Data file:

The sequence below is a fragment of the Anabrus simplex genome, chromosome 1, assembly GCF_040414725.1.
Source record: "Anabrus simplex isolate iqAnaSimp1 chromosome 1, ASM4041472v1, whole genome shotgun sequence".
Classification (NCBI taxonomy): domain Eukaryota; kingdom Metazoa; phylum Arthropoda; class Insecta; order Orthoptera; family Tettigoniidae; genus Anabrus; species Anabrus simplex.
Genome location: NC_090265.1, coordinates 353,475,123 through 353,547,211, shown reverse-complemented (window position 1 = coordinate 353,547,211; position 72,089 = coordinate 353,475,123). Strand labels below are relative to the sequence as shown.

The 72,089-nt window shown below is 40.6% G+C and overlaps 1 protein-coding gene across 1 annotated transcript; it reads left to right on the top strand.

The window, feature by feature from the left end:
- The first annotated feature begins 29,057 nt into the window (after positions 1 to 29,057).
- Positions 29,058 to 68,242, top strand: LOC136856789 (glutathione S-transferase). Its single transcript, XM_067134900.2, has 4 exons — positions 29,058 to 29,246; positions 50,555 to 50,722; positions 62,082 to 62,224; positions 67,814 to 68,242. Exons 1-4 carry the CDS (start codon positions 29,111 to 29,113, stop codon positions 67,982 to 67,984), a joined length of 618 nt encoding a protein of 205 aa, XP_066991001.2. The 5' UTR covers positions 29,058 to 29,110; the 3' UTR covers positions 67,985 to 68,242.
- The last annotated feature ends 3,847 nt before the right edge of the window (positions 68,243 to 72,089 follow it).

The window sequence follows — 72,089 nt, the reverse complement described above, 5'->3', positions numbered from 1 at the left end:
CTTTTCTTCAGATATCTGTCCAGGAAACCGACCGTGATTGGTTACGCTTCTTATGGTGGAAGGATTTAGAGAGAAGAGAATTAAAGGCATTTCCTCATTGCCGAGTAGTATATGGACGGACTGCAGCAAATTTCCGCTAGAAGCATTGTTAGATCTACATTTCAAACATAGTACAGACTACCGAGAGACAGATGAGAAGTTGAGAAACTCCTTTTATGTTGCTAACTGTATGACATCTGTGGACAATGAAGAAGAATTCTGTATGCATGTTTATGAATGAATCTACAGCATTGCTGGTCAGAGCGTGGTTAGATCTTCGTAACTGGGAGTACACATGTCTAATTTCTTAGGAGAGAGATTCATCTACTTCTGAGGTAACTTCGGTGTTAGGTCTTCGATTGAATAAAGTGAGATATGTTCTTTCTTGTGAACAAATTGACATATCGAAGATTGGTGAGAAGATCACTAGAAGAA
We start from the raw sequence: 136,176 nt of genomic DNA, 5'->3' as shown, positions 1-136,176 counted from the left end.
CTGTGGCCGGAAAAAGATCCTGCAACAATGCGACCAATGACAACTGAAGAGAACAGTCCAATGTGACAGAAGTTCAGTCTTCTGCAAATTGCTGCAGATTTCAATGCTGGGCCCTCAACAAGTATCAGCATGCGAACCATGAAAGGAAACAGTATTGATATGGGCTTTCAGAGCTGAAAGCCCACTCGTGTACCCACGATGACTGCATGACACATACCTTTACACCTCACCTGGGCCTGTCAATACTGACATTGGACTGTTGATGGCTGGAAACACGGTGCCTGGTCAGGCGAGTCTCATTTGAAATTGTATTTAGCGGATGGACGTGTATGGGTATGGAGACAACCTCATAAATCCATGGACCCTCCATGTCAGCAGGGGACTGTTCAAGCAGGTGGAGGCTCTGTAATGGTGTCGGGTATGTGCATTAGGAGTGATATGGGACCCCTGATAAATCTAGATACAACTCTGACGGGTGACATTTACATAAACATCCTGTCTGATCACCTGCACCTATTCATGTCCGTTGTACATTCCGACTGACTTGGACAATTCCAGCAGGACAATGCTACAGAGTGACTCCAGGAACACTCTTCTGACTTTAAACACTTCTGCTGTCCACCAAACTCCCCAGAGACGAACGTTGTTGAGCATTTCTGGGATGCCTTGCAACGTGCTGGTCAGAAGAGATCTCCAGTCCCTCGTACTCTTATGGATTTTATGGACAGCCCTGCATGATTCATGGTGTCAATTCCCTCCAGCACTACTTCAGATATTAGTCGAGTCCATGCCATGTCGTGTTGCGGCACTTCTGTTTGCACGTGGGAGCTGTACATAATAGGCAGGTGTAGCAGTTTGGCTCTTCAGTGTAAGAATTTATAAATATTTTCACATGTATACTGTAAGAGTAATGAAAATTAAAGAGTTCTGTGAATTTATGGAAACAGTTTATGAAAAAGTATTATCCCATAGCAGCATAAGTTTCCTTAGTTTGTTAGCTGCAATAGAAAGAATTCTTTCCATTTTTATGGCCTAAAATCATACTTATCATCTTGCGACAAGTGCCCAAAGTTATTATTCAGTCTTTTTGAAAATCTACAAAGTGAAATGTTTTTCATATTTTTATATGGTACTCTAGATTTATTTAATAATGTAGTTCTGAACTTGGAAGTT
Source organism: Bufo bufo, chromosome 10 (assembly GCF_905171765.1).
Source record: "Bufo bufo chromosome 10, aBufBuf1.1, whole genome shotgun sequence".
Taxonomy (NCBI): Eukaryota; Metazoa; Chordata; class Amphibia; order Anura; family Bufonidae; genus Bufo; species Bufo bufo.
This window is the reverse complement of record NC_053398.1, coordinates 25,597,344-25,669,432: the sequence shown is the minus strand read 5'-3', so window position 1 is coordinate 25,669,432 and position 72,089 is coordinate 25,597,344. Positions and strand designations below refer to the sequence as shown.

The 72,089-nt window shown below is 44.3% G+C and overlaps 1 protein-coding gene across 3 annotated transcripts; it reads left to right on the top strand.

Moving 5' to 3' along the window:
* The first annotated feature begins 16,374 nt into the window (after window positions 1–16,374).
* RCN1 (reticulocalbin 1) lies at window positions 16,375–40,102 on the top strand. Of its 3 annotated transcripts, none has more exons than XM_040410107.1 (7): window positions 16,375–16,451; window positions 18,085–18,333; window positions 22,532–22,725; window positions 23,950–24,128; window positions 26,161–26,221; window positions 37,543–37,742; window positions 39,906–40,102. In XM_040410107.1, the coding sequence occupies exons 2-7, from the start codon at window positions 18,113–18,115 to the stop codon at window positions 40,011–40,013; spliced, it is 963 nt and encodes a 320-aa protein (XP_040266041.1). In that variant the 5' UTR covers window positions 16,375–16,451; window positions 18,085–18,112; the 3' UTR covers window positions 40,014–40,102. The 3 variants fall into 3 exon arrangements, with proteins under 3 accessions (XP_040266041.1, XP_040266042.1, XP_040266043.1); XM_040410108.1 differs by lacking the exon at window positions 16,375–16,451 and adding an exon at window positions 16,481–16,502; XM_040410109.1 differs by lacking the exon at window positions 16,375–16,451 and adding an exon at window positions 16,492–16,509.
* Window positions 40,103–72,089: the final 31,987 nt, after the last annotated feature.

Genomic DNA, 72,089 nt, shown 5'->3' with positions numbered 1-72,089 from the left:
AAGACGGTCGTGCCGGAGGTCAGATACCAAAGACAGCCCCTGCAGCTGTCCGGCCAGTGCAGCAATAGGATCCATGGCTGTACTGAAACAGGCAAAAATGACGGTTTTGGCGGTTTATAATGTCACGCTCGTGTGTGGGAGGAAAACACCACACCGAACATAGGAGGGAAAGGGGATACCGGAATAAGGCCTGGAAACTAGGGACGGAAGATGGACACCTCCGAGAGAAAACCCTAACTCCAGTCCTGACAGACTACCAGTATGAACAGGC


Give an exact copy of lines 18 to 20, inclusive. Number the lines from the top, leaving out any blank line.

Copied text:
The 72,089-nt window shown below is 44.3% G+C and overlaps 1 protein-coding gene across 3 annotated transcripts; it reads left to right on the top strand.

Moving 5' to 3' along the window:
* The first annotated feature begins 16,374 nt into the window (after window positions 1–16,374).